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5 Steps to Understanding a Loved One’s Mental Health Issues

5 Steps to Understanding a Loved One’s Mental Health Issues

Increasing understanding of a loved one’s mental health condition can ease tension, improve relationships, and avoid addiction

People who experience mental health conditions may sometimes act in ways that can be misunderstood. Taking time to increase understanding can go a long way towards easing tension and improving relationships. It can also contribute to a growth in support, which can improve the quality of life of those who experience mental health issues including addiction to drugs like clonazepam. Ways to increase understanding of a loved one’s mental health condition include the following:

  1. Research symptoms – It is easy for frustration to grow when people believe that others are deliberately provoking them or acting in illogical ways. Understanding that behavior is typical for those who suffer from a given disorder can reduce tension and increase compassion.

It is wise to learn common symptoms and also to become aware of those that may be less common but that could provoke a crisis situation. If violence and abuse are possible, it is prudent to have a plan for confronting it. Discussing the plan in advance can be helpful.

  1. Research treatments – There are generally many options for treating a given condition. Understanding the approach that a practitioner is taking can help friends and family members avoid doing anything counterproductive to the treatment protocol. It can also help in understanding any exacerbations or other reactions to treatment that may be experienced. Being aware of options can also help friends and family members maintain hope and raise the hope of their loved ones if one approach doesn’t produce the hoped-for results.

The National Alliance on Mental Illness (NAMI) points out that friends and family members can offer support, encouragement, suggestions and input but can’t make treatment decisions for their loved ones. They note that acknowledging someone’s right to decide their own treatment path creates a helpful and respectful healing environment.

If loved ones give permission, it is wise to discuss their treatment plans with their medical providers. It is helpful to know what to expect as treatment progresses. It can also be important to have contact information for practitioners and to know when and how to contact them if there are significant changes or other concerns.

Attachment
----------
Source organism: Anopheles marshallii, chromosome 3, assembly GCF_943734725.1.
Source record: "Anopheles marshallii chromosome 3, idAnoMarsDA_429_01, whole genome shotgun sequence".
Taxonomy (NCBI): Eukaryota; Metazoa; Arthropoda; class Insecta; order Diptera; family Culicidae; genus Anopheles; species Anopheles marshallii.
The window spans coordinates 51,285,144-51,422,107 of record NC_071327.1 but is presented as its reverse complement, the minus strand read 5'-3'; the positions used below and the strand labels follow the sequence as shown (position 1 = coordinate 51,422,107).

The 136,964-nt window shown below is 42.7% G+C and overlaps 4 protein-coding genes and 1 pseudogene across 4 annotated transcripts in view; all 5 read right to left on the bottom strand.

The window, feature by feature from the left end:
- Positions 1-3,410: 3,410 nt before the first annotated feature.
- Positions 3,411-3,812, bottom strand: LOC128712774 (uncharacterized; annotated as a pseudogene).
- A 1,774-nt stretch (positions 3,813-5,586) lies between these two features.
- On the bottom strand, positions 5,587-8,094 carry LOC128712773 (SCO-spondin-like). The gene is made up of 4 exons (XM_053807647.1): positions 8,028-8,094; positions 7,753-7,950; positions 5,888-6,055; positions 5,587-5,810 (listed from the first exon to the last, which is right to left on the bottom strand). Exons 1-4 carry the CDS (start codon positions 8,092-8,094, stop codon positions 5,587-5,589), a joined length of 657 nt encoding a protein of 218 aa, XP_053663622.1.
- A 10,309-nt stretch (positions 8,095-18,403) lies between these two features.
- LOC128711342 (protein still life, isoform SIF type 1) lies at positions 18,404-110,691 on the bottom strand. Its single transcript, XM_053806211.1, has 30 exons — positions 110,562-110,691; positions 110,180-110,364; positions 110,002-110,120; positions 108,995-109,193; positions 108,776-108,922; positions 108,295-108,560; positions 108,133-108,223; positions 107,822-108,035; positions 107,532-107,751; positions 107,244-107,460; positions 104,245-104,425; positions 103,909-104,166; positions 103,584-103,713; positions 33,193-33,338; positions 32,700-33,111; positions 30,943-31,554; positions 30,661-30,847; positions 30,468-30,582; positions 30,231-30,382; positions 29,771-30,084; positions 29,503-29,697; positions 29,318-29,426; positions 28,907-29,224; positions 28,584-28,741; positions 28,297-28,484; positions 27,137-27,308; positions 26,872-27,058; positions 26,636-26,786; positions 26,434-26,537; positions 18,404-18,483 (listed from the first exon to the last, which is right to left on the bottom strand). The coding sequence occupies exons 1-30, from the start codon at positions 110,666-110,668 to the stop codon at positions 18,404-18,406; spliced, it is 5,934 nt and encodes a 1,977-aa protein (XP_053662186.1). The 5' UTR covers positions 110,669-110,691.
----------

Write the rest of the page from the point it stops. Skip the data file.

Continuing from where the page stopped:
If friends and family members understand a loved one’s treatment plan, they are more likely to be able to help implement it. The Canadian Mental Health Association notes that people can help mental health patients in many ways. These include providing both emotional support and practical help, which may include managing doctor’s appointments.

  1. Ask questions – Although there are commonalities among people who share a diagnosis, all people are unique and have personal experiences all their own. Friends and family members may want to ask their loved ones about the symptoms they’ve researched and whether or not they experience them. They may also want to ask their loved ones their feelings about the diagnosis. Are they relieved to have a diagnosis or afraid of what it might mean? Are they hopeful about treatment?  It can also be helpful to ask what type of support and assistance would be most meaningful to them.

Asking questions implies listening closely to the answers. NAMI notes that careful listening is one of the best ways that a friend or family member can show support to their loved one. They note that people sometimes say hurtful things but that trying to recognize and acknowledge the emotion that prompted the words can be helpful. An individual’s mental health diagnosis generally affects everyone in the family. The American Psychological Association notes that it is important for parents of children with mental health conditions to ask both the healthy and ill children how they feel about the changes to the family caused by mental illness.

  1. Participate in therapy – Sometimes, family therapy is part of a loved one’s treatment program. Individual therapy for family members can also be helpful. Ideally, it would be provided by a counselor who understands the issues faced by both people with the diagnosed mental illness and their families. Counseling can help family members cope and increase their understanding of the issues their loved ones face.
  1. Participate in support groups – There are many local and online support groups for families of people with mental illnesses like clonazepam addiction. These can serve multiple roles providing stress relief as well as increased understanding of the conditions. Support group members may also recommend books, videos or other resources that will also increase understanding.

Integrated Treatment for Addiction and Mental Health Disorders

Mental health conditions and addictions to drugs like clonazepam often co-exist. If your loved one is suffering from both, we can help you find coordinated and integrated treatment that addresses both issues simultaneously. Consultants who staff our toll-free helpline can answer your questions and help you identify your treatment options. They can even check your insurance coverage for you if desired at no cost or obligation. The helpline is available 24 hours a day, so there is never a wrong time to call. Why not call now?